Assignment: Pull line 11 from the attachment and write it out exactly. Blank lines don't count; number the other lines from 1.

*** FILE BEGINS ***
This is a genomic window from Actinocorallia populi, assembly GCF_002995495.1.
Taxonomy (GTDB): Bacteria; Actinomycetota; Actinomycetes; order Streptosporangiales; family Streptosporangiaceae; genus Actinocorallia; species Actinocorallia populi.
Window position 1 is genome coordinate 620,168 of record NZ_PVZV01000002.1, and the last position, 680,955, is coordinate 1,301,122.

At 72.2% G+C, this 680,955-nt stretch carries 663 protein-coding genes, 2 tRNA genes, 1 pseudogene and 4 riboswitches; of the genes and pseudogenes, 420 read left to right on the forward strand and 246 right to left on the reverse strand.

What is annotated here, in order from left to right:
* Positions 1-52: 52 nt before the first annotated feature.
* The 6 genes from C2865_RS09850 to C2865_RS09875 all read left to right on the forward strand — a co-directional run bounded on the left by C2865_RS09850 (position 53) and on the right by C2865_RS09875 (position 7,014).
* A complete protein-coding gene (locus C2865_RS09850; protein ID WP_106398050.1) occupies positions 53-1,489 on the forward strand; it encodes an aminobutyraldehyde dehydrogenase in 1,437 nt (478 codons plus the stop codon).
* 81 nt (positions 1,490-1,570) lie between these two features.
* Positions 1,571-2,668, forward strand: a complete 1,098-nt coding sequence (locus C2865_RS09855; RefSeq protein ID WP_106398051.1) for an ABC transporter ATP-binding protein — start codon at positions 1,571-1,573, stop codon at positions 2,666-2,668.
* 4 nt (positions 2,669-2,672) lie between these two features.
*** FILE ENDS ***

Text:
* 4 nt (positions 2,669-2,672) lie between these two features.